Despite its double-taxed status, the basic C-corporation may be the end goal in many cases. One possibility for mitigating (or deferring) tax in a C-corporation is when the corporation’s stock qualifies as “qualified small business” (QSB) stock. There are a number of requirements to obtain these benefits, including a 5-year holding period and/or reinvestment into another QSB within sixty-days.
On the downsides of a C-corporation, if there is a reason to convert the entity to an LLC, there may be a large tax bill as a result of such conversion. Furthermore, if the company exits through a sale of assets (more often occurring during a fire-sale of the company) rather than a merger or stock sale, the full brunt of double taxation will likely be borne: the entity realizes gains and has to pay taxes on the sale of assets, and the remaining proceeds dividended out to shareholders are subject to dividend tax.
States charge franchise taxes on entities created in their state and benefit from having as many entities as possible paying these taxes. This also means that states compete against each other for franchise tax, by among other things adopting laws meant to foster business, investing in a sophisticated court system that interprets corporate rules and investing in the administrative arm that processes filings for the entities. The state that has fared best in this game is Delaware. There is also a snowball effect where case law becomes the most developed, law students studying corporate law nationwide focus on Delaware law and large law firms nationwide maintain their forms to accommodate Delaware law.
Every time a company touches a new jurisdiction, there is a new possibility for tax leakage, or the obligation to pay taxes in that jurisdiction. If you’re in another U.S. state, your business will likely also have to qualify to do business and pay annual qualification taxes locally in addition to Delaware. For some small businesses with competent advisors who have ready-built forms around local law, it may make sense to save on the franchise taxes. Furthermore, if you and your business are not in the U.S. and are aimed at a non-U.S. market, subjecting your company (or yourself) to taxes in the U.S. may not be a great idea in the long run. The possibilities for venture financing in the U.S. may, however, counterbalance this consideration.
Some Common Myths
Myth: LLCs are easier. Truth: LLC documents tend to be less standardized. LLCs with more than one member generally must also file tax returns and distribute K-1s to their partners or members. Single-member LLCs (disregarded entities) may also be subject to additional IRS scrutiny. The Delaware franchise tax may be lower for a Delaware LLC, but in states like New York, the (Delaware or other) LLC is hit with $2k publication requirement.
Myth: LLC-to-corporation conversions are easy. Truth: simple tax reclassifications (e.g., form 8832) may cause a capital shift and don’t change the corporate law. Merging an LLC into a corporation can allow for a matching of the capital accounts while avoiding triggering most assignment clauses in contracts.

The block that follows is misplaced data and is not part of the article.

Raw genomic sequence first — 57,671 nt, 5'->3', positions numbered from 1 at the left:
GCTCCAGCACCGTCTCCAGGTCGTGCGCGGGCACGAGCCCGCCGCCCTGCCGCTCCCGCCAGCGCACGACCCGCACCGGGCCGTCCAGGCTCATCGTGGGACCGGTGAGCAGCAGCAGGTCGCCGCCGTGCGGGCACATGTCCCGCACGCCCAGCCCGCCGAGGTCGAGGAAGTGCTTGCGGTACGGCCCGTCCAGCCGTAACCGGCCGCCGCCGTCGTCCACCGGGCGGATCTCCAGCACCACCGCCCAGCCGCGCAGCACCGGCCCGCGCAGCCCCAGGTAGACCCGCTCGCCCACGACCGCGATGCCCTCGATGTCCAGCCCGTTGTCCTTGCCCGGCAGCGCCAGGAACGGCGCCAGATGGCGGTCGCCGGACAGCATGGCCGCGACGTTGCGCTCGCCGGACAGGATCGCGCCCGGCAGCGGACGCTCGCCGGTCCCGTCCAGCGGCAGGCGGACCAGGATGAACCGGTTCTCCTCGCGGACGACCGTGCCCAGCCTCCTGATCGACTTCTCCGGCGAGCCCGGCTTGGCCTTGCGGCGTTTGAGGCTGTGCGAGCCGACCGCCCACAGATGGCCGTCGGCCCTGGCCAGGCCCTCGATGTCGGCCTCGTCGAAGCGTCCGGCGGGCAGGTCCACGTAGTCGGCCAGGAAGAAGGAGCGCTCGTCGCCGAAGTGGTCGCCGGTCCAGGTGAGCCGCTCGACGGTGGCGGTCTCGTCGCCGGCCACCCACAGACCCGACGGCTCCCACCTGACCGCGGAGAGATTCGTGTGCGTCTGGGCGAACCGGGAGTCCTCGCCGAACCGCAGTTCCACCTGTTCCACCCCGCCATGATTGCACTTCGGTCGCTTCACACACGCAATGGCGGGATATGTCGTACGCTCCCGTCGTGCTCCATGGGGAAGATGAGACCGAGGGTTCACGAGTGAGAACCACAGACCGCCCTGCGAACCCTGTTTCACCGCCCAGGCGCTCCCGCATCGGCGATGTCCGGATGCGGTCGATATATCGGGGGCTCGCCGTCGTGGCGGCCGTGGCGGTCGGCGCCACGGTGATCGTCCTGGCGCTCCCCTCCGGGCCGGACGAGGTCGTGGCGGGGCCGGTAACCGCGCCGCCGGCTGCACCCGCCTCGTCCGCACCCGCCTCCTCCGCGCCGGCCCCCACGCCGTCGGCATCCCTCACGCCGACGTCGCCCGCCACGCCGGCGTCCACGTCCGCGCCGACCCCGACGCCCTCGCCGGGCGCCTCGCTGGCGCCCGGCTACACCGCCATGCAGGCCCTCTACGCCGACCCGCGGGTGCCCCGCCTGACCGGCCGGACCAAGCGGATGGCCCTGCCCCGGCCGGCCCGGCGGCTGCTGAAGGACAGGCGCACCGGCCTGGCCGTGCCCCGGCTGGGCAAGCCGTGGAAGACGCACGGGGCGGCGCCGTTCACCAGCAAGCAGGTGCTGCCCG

Myth: Incorporating in a low (income) tax jurisdiction will save taxes. Truth: many jurisdictions will look at where the business is operating in addition to the place of incorporation to determine taxability.
Myth: LLCs don’t have shares and don’t have option plans. Truth: the LLC is very flexible and limited liability company agreements can be written to mimic corporations with shares and multiple classes (though these LLC agreements can be complicated). LLCs can also adopt option plans (though options granted through the plan would not be treated as Incentive Stock Options (ISOs)). Note that profits interests granted through, or the exercise of options under, such an option plan, can make the holder a member of the LLC, and consequently reclassify the holder from a W-2 employee to a K-1 partner.
Myth: C-corporations and S-corporations are incorporated differently. Truth: C-corporations and S-corporations generally start out as a basic corporation and are treated differently by tax rules when they make tax elections.
If the plan is to build a fast growing company that is using any cash generated to fuel growth and will likely raise venture funding, a Delaware corporation may be the best fit. Holding companies and cash-generating companies usually fit well in a Delaware LLC. Businesses with less clarity may have a more difficult cost-benefit analysis.
FOR A NUMBER OF REASONS, THIS POST IS NO SUBSTITUTE FOR, AND IS NOT AND SHOULD NOT BE CONSTRUED AS, LEGAL OR TAX ADVICE.
Many thanks to Nicholas J. Guttilla from Gunderson Dettmer Stough Villeneuve Franklin & Hachigian, LLP, James “Jace” Clegg from Ropes & Gray LLP and Jeanne Goulet from Marks Paneth LLP for helpful discussions and pointers.
Mark Oblad is the founder and principal developer of Valcu Inc. (valcu.co). Mark cut his teeth at Gunderson Dettmer, picked up the CFA designation on the weekends and attended law school at UVa. Valcu provides automated tools for incorporating startups in Delaware and running the post-incorporation setup (appoint directors and officers, adopt bylaws, issue founder stock with vesting and generate founder consulting or employment agreements with IP assignment). Valcu also has a number of other web tools under development to help professionals and startups, including capitalization table maintenance tools, term sheet and financing document generators (accommodating the full deep structure of the documents) and valuation tools.